Jeff Myers, in this interview with Ross Upshur, discusses the evolution of palliative care and the evidence that has accumulated outlining its impact on outcomes for patients, families, and systems. With early efficacy studies having focused on end-of-life experiences for patients with cancer, strong evidence now clearly delineates a role for palliative care from the time of diagnosis for any person with serious illness and their family. Serious illnesses are those that are incurable and progressive and include but not limited to heart failure, COPD, chronic kidney disease, neurodegenerative diseases, dementia, frailty as well as metastatic cancer. No longer should palliative care be thought of as the alternative to disease-focused care, it is as an added layer of support that must be provided alongside disease-focused care.
This expansion of relevance raises several questions and creates both opportunities and challenges for the growing discipline. What is it about the palliative care approach that makes such a difference in the experience of patients and families? Can the palliative care needs of patient populations be met by a limited number of palliative care clinicians? What changes in our medical training programs as well as those of other professions would better prepare our clinicians of the future to address complex palliative care needs? Jeff and Ross discuss these and other questions as they address the complex nature of palliative care clinical service and educational delivery.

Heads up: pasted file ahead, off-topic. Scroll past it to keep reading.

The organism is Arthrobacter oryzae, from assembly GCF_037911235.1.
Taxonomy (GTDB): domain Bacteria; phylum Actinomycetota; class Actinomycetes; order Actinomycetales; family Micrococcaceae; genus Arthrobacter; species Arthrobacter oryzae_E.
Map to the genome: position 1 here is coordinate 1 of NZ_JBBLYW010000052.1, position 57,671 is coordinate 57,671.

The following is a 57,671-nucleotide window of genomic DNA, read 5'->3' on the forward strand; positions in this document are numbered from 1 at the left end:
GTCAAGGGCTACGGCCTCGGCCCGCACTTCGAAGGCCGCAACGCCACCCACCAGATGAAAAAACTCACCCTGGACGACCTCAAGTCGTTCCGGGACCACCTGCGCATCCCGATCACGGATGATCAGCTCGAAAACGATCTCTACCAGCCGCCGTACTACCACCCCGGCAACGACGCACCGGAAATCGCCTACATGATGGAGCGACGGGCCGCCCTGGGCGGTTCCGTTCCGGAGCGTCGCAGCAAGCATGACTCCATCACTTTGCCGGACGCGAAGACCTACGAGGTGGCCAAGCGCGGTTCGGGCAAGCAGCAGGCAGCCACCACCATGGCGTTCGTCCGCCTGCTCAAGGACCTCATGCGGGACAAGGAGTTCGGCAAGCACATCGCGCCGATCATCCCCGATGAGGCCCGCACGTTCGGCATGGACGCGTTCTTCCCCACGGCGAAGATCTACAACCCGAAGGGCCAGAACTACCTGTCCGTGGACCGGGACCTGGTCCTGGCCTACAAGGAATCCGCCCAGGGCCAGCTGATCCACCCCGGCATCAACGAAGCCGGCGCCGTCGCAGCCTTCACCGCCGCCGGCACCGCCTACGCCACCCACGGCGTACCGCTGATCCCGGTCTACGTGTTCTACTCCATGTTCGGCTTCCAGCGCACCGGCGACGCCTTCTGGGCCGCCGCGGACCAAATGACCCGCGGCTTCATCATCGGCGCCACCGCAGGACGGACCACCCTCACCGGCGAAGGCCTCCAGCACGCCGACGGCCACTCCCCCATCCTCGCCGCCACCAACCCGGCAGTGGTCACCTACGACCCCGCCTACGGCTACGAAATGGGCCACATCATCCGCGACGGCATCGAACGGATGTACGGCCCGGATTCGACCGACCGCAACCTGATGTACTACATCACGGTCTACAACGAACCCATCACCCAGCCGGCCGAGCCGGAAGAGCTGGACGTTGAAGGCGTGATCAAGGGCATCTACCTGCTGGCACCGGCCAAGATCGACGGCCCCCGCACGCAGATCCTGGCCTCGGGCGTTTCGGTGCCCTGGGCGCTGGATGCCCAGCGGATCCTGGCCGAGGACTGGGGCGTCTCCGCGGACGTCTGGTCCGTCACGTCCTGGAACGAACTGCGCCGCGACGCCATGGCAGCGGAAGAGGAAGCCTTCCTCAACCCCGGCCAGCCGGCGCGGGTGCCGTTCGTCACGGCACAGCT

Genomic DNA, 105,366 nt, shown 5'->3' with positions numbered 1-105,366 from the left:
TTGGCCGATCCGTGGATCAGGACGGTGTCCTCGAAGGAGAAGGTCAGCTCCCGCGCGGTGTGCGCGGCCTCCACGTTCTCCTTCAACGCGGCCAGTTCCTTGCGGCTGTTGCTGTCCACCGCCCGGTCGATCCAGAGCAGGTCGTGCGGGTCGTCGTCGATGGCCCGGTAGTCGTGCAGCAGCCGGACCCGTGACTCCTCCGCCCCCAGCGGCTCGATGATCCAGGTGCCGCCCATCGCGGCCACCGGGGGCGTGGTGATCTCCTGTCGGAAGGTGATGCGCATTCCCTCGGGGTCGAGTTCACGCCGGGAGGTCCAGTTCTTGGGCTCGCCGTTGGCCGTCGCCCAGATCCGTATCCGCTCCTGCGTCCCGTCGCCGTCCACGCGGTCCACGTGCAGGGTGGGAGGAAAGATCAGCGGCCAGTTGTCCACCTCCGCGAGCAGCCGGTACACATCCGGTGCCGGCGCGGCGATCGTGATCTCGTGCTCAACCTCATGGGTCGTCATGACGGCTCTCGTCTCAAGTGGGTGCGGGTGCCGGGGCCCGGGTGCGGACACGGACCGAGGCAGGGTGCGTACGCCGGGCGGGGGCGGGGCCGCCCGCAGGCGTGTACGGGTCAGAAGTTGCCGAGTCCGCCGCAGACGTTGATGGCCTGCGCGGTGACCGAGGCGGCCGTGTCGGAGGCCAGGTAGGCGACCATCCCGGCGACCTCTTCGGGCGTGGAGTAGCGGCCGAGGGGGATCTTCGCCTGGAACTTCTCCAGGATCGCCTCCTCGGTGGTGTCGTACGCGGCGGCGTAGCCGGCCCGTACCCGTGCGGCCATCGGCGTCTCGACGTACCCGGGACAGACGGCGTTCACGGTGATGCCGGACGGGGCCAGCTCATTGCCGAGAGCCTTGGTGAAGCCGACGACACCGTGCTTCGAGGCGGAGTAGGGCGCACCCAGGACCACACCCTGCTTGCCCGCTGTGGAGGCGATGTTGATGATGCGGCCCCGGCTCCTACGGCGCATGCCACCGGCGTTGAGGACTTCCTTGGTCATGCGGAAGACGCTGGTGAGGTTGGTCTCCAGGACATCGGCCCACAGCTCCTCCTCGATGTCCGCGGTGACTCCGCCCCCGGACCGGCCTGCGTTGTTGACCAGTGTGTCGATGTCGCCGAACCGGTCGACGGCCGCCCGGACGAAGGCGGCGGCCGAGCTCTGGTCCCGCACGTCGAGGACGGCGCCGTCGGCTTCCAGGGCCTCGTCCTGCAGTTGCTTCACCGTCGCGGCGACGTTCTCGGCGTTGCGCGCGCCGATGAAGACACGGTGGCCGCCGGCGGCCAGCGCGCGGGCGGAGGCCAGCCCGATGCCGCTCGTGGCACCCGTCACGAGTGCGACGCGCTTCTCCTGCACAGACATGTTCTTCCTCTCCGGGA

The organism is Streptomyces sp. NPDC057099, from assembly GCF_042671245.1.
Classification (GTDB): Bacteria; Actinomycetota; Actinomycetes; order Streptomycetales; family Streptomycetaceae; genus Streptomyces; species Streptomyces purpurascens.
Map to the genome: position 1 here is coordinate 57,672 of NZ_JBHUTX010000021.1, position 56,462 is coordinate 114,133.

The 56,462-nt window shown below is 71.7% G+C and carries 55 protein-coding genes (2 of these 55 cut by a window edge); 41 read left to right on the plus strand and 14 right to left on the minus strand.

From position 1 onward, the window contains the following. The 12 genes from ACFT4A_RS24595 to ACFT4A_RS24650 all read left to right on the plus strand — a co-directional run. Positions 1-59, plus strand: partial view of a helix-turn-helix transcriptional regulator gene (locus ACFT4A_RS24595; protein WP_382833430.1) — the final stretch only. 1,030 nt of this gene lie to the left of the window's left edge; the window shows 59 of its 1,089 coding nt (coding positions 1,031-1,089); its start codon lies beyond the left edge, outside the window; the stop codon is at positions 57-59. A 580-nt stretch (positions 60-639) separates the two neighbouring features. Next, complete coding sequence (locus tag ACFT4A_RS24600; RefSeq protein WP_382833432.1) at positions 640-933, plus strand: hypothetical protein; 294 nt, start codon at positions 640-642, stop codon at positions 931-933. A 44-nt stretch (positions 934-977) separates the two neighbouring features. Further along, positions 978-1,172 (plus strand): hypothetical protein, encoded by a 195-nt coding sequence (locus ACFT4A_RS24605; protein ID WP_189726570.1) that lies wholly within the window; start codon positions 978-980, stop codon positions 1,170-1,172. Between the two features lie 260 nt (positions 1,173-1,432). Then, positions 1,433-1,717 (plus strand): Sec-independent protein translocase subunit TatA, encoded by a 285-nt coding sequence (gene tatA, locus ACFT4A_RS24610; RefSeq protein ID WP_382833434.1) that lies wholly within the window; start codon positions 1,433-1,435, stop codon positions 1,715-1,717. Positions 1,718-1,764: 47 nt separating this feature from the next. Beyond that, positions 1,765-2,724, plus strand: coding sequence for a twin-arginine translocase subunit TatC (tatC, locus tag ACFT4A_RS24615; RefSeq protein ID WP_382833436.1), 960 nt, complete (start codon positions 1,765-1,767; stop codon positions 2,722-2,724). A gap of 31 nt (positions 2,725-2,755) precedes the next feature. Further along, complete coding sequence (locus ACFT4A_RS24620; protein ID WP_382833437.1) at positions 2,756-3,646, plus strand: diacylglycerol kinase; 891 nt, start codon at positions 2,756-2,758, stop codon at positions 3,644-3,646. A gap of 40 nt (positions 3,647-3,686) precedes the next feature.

Dr. Jeff Myers, MD, MSEd, CCFP(PC), is a palliative medicine physician who joined the Sinai Health System Toronto in July 2017 as Site Lead for the Bridgepoint Palliative Care Unit. He is an Associate Professor at the University of Toronto and for the past five years has been Head of the Division of Palliative Care within the Department of Family and Community Medicine. He currently holds the W. Gifford-Jones Professorship in Palliative Care and his academic interests include complexity theory in palliative care, person-centered decision-making and learner assessment in competency-based education.
This is the link to Dr. Jeff Myers academic biography, research interests, publications, and awards.
In this podcast, Ross Upshur interviews Gail Elliot about dementia care and the state of dementia care and how it can measure up to expectations that will provide the kind of care which takes into account the individual’s entirety as a human, focusing on personal narrative, brain, environment,...
The academic research environment is changing and researchers report struggling to adapt in order to be successful. Funding shortfalls are perennial, but what systemic shifts should occur to enable researchers at all career stages to be productive and successful?
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